A Brief History of New Orleans Cuisine
2018 marks the Big Easy’s 300th birthday. Here’s a look back at some of the city’s famous foods and culinary stars.
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America’s obsession with New Orleans food starts early: Thomas Jefferson plants okra in his Monticello garden and the harvest is used to make “okra soup,” a version of gumbo.
Frenchman Antoine Alciatore opens Antoine’s, the nation’s oldest family-run restaurant. In 1899, his son Jules invents oysters Rockefeller.
The owner of Central Grocery, an Italian market in the French Quarter, comes up with an easy way for Sicilian farmers to eat their lunch of meat, cheese and olive salad: He piles it all on muffuletta bread, creating the now-famous sandwich.
Laura’s Candies, New Orleans’s oldest sweets shop, opens. Locals and visitors still flock there for Louisiana’s signature confection: the praline.
Leah Chase, the future queen of Creole cuisine, is born. At 94 years old, she still runs the kitchen at her renowned restaurant Dooky Chase.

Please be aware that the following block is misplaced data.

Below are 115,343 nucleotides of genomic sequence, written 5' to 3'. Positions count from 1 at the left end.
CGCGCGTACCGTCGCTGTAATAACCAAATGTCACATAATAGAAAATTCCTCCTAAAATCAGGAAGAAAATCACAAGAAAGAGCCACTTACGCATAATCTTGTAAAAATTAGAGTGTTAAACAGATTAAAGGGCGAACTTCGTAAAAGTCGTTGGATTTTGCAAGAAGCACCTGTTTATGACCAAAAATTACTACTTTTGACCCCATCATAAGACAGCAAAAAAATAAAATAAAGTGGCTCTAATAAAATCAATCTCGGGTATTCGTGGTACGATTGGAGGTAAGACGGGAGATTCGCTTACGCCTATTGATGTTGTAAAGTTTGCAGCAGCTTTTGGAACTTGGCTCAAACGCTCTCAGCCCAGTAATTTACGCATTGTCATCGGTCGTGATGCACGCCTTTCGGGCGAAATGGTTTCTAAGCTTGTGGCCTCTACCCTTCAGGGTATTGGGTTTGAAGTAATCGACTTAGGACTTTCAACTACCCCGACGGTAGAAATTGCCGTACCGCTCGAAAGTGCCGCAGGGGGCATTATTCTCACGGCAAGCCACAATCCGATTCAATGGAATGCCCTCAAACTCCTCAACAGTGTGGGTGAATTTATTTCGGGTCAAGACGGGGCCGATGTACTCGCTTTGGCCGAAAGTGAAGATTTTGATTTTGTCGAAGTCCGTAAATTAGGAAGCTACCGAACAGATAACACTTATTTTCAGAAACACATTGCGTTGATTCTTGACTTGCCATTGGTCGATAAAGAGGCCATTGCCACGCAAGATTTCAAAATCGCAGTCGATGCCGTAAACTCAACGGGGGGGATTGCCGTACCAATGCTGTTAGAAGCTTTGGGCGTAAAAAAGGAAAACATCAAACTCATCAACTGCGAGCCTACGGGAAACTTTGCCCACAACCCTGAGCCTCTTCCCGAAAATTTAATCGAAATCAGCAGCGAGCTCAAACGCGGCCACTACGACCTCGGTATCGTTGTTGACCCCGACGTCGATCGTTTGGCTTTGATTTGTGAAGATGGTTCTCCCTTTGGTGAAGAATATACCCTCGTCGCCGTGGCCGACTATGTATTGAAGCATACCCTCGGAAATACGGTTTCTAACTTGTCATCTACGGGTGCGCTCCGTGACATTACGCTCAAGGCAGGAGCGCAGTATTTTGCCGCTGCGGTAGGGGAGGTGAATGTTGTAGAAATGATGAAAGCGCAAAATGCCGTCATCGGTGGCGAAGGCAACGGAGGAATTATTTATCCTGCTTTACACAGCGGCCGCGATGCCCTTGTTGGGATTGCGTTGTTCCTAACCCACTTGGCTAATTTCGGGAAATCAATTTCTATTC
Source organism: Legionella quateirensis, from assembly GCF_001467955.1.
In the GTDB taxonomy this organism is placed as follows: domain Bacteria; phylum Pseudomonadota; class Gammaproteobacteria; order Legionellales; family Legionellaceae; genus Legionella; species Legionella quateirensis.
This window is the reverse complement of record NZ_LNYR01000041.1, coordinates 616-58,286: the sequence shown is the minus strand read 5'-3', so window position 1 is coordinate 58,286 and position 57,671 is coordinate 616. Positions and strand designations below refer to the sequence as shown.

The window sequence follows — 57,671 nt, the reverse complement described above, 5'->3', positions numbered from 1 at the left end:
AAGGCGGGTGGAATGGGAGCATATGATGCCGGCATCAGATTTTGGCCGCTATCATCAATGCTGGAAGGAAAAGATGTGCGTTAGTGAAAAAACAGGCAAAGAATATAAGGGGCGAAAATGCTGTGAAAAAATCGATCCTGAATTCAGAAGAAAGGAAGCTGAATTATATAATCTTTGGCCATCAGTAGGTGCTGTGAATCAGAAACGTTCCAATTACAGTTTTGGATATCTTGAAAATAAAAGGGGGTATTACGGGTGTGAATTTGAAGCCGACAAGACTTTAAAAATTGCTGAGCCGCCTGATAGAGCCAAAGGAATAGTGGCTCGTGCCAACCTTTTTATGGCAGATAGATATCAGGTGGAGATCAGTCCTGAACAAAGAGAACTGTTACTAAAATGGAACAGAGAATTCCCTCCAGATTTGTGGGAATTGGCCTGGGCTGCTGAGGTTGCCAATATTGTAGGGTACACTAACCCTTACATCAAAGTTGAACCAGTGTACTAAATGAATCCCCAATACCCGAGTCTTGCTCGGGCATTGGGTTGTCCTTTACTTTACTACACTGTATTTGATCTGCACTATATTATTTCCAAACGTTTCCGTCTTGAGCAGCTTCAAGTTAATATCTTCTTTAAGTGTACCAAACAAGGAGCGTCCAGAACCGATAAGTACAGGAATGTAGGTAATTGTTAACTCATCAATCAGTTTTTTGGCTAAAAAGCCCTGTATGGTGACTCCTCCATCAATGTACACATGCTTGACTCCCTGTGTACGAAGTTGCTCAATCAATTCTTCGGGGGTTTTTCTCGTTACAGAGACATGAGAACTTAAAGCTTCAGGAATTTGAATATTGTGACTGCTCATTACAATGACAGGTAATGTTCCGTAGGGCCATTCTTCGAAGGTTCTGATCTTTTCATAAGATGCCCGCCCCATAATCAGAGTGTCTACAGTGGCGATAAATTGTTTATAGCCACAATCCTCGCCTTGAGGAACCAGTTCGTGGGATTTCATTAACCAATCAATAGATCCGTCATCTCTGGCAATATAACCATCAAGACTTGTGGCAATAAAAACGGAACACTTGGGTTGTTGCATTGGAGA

Brothers Clovis and Bennie Martin create the po’boy sandwich as a cheap way to feed hundreds of striking streetcar workers.
New Orleans chef and author Lena Richard becomes the first African-American woman to host her own TV cooking show.
To honor Richard Foster’s appointment as chairman of the city’s Crime Commission, Brennan’s restaurant starts serving bananas Foster — flambéed bananas with vanilla ice cream.
Chef Paul Prudhomme is hired at the prestigious Commander’s Palace restaurant and introduces the fine-dining crowd to homestyle Cajun cooking.
The beignet — a powdered sugar–coated pillow of fried dough made famous at Café du Monde — is declared the state doughnut.
Bam! The Essence of Emeril premieres on Food Network, turning chef Emeril Lagasse into a household name.
Haydel’s Bakery breaks the world record for largest king cake by making two cakes that encircle the Superdome.
The city’s official cocktail, the rye-based Sazerac, stars in the documentary The New Orleans Sazerac at the Cannes Film Festival.